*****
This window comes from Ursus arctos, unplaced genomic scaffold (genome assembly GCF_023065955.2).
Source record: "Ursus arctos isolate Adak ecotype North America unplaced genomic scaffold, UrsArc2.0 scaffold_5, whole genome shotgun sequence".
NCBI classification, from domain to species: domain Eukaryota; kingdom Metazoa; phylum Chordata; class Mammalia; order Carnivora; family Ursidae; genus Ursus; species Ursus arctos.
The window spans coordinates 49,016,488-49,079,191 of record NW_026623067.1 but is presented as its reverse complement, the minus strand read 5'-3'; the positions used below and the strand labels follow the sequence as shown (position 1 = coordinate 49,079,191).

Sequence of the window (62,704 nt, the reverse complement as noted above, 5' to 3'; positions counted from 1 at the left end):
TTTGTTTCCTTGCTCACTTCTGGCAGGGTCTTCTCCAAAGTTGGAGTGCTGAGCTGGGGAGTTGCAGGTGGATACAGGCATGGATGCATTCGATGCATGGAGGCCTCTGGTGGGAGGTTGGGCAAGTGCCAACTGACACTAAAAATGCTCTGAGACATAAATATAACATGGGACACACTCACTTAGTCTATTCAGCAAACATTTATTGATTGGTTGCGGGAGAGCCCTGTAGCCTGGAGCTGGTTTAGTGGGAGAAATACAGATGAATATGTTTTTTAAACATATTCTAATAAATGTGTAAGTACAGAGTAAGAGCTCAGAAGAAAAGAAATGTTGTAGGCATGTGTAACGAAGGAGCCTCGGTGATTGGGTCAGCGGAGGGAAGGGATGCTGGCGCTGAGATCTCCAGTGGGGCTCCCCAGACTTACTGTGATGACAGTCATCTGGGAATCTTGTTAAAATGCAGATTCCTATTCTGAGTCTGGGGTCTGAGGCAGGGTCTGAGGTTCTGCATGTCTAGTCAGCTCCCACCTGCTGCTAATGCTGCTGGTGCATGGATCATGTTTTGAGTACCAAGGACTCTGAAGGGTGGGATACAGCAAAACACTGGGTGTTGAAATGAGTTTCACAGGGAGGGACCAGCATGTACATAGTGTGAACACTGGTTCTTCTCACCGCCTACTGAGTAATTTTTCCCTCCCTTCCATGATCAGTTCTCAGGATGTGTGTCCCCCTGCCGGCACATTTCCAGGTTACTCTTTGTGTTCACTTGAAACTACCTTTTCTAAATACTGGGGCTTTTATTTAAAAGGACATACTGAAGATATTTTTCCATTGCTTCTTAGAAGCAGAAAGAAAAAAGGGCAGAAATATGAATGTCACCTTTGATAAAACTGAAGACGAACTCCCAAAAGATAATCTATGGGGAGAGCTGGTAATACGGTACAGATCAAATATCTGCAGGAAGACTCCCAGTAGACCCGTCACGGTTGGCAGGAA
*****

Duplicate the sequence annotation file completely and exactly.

This window comes from Ursus arctos, unplaced genomic scaffold (genome assembly GCF_023065955.2).
Source record: "Ursus arctos isolate Adak ecotype North America unplaced genomic scaffold, UrsArc2.0 scaffold_5, whole genome shotgun sequence".
NCBI classification, from domain to species: domain Eukaryota; kingdom Metazoa; phylum Chordata; class Mammalia; order Carnivora; family Ursidae; genus Ursus; species Ursus arctos.
The window spans coordinates 49,016,488-49,079,191 of record NW_026623067.1 but is presented as its reverse complement, the minus strand read 5'-3'; the positions used below and the strand labels follow the sequence as shown (position 1 = coordinate 49,079,191).

Sequence of the window (62,704 nt, the reverse complement as noted above, 5' to 3'; positions counted from 1 at the left end):
TTTGTTTCCTTGCTCACTTCTGGCAGGGTCTTCTCCAAAGTTGGAGTGCTGAGCTGGGGAGTTGCAGGTGGATACAGGCATGGATGCATTCGATGCATGGAGGCCTCTGGTGGGAGGTTGGGCAAGTGCCAACTGACACTAAAAATGCTCTGAGACATAAATATAACATGGGACACACTCACTTAGTCTATTCAGCAAACATTTATTGATTGGTTGCGGGAGAGCCCTGTAGCCTGGAGCTGGTTTAGTGGGAGAAATACAGATGAATATGTTTTTTAAACATATTCTAATAAATGTGTAAGTACAGAGTAAGAGCTCAGAAGAAAAGAAATGTTGTAGGCATGTGTAACGAAGGAGCCTCGGTGATTGGGTCAGCGGAGGGAAGGGATGCTGGCGCTGAGATCTCCAGTGGGGCTCCCCAGACTTACTGTGATGACAGTCATCTGGGAATCTTGTTAAAATGCAGATTCCTATTCTGAGTCTGGGGTCTGAGGCAGGGTCTGAGGTTCTGCATGTCTAGTCAGCTCCCACCTGCTGCTAATGCTGCTGGTGCATGGATCATGTTTTGAGTACCAAGGACTCTGAAGGGTGGGATACAGCAAAACACTGGGTGTTGAAATGAGTTTCACAGGGAGGGACCAGCATGTACATAGTGTGAACACTGGTTCTTCTCACCGCCTACTGAGTAATTTTTCCCTCCCTTCCATGATCAGTTCTCAGGATGTGTGTCCCCCTGCCGGCACATTTCCAGGTTACTCTTTGTGTTCACTTGAAACTACCTTTTCTAAATACTGGGGCTTTTATTTAAAAGGACATACTGAAGATATTTTTCCATTGCTTCTTAGAAGCAGAAAGAAAAAAGGGCAGAAATATGAATGTCACCTTTGATAAAACTGAAGACGAACTCCCAAAAGATAATCTATGGGGAGAGCTGGTAATACGGTACAGATCAAATATCTGCAGGAAGACTCCCAGTAGACCCGTCACGGTTGGCAGGAA